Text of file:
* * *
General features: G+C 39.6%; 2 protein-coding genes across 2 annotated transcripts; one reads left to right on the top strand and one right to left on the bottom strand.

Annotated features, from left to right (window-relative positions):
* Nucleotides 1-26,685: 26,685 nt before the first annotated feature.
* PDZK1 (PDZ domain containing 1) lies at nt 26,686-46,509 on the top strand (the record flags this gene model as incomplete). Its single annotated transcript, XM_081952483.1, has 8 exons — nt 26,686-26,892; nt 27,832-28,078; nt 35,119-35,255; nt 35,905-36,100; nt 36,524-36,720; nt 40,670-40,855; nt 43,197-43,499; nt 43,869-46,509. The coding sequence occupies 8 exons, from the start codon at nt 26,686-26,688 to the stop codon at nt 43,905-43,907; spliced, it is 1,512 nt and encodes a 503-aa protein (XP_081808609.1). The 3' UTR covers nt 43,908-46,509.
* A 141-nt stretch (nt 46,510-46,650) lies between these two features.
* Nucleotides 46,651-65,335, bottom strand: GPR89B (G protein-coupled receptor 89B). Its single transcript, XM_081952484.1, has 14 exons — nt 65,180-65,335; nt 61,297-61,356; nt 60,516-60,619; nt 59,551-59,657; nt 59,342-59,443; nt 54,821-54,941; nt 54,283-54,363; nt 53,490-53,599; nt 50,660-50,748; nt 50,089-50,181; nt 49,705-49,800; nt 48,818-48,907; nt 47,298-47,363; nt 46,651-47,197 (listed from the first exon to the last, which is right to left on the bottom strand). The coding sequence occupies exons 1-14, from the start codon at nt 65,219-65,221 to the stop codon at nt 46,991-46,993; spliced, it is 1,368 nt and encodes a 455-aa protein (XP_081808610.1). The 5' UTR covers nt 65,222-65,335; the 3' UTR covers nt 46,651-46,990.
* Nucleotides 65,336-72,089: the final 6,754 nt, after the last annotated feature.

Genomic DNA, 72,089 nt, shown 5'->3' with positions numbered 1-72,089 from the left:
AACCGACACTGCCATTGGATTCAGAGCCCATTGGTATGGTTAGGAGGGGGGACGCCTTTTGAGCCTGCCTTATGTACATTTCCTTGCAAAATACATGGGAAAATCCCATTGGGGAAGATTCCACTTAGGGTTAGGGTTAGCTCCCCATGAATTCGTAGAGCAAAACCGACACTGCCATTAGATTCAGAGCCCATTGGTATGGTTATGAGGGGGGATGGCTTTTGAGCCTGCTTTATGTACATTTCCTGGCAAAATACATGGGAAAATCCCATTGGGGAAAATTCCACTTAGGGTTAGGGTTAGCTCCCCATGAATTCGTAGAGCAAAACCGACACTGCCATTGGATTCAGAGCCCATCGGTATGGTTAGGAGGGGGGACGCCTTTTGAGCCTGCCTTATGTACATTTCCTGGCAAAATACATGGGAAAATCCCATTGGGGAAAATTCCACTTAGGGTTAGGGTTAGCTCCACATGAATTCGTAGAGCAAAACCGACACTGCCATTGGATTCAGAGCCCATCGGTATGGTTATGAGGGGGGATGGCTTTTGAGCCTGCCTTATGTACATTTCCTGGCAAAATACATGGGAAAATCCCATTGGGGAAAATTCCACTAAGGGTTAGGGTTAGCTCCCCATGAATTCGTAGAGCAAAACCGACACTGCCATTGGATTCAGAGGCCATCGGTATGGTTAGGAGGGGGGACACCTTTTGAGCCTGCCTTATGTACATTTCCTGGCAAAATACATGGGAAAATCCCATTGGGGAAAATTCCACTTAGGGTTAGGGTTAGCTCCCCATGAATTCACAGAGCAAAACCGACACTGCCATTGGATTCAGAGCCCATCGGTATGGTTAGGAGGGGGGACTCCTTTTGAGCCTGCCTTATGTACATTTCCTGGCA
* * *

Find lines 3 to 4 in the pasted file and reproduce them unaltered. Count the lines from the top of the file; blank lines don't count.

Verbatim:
* Nucleotides 1-26,685: 26,685 nt before the first annotated feature.
* PDZK1 (PDZ domain containing 1) lies at nt 26,686-46,509 on the top strand (the record flags this gene model as incomplete). Its single annotated transcript, XM_081952483.1, has 8 exons — nt 26,686-26,892; nt 27,832-28,078; nt 35,119-35,255; nt 35,905-36,100; nt 36,524-36,720; nt 40,670-40,855; nt 43,197-43,499; nt 43,869-46,509. The coding sequence occupies 8 exons, from the start codon at nt 26,686-26,688 to the stop codon at nt 43,905-43,907; spliced, it is 1,512 nt and encodes a 503-aa protein (XP_081808609.1). The 3' UTR covers nt 43,908-46,509.